Who We Are:
ALearn was founded in 2007 with the goal of helping more underrepresented students prepare for and complete college. Since then, ALearn has provided K-12 students access to academic support programs and a college-going culture. As a result of ALearn’s efforts, we have helped increase the number of college-bound students in the Silicon Valley.
In California, over half of K-12 students are Latino or from other immigrant groups, and many are from low income families. ALearn aims to support the success of these students by helping them pave the way to college. To realize this goal, ALearn provides academic programs and community support programs to do the following:
- Enhance college readiness through programs that increase competency and prepare low-income students for success in college preparatory classes
- Encourage all students to expect a college degree by setting high academic standards and motivating students to enjoy learning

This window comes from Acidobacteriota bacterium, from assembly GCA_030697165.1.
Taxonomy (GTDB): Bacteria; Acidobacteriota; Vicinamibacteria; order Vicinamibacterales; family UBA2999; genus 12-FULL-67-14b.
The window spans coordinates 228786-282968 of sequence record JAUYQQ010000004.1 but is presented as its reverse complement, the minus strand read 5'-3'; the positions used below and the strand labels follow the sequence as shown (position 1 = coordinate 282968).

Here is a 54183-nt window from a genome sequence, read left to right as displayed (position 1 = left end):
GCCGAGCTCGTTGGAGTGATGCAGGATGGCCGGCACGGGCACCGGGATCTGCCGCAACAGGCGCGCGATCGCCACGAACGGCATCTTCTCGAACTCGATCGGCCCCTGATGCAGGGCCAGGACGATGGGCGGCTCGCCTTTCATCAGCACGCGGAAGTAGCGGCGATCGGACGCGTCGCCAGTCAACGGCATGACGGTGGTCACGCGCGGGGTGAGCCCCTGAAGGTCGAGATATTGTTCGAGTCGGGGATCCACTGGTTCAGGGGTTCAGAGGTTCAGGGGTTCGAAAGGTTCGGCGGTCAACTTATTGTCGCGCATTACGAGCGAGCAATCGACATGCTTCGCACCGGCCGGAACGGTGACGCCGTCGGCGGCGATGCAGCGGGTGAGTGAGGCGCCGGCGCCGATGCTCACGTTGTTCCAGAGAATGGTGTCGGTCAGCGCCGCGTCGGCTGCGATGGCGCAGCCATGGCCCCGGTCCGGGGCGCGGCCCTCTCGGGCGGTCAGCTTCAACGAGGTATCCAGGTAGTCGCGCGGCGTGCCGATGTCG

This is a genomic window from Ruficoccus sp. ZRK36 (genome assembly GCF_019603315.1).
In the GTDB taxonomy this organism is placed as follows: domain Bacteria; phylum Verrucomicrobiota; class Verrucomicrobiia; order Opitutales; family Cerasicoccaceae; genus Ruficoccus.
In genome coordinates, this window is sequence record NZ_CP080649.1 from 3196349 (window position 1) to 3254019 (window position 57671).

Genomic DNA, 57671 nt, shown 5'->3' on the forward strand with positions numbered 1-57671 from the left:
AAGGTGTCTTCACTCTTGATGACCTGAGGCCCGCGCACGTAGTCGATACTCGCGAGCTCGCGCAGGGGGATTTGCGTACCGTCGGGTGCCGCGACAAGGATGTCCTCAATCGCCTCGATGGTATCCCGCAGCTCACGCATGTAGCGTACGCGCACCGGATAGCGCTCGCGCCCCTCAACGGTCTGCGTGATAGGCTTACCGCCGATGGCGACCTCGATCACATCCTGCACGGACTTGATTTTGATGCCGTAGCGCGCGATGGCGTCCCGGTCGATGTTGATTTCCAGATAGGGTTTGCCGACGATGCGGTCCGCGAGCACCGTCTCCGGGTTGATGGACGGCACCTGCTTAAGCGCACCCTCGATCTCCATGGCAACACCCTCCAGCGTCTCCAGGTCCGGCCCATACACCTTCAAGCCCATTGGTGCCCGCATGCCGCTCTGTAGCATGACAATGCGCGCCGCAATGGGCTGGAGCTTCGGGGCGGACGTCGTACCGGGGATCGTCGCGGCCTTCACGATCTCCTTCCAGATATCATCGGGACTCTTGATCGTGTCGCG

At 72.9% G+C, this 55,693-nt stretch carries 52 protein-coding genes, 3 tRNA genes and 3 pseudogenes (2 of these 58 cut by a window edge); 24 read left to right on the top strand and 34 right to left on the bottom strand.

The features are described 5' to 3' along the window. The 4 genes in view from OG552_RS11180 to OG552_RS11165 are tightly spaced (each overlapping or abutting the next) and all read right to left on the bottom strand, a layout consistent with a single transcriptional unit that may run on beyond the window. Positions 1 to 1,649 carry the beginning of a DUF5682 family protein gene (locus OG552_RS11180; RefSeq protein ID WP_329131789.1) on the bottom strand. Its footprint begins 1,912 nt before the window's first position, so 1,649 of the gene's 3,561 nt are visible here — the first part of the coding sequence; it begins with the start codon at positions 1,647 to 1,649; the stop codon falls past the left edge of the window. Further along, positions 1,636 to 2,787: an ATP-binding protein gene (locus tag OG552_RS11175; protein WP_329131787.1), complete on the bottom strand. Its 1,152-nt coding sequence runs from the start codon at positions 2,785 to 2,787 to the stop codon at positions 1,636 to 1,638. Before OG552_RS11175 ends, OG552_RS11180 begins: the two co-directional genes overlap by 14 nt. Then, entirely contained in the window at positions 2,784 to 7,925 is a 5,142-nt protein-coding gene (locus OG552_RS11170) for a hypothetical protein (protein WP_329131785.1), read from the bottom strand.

- Extend the in-school learning day with complementary after-school and summer programs
- Create additional support by reaching out to parents and involving them in the success of their children
- Reach out to businesses and community organizations to provide holistic, comprehensive support programs
- Provide positive role models for the participating students by hiring college student teacher assistants.
for a general overview of ALearn and its programs.
ALearn’s comprehensive educational programs help underrepresented students succeed. Our approach is to:
- Work with public school districts year-round to achieve continuous improvement in student learning
- Build partnerships between school districts, universities and community-based organizations who are all working on closing the achievement gap
- Find and share best practices with organizations who are working with underrepresented and lower socioeconomic students
- Build positive peer support and a college-going culture
- Assess student progress and program effectiveness
- Use social networking to support underrepresented students in high school and college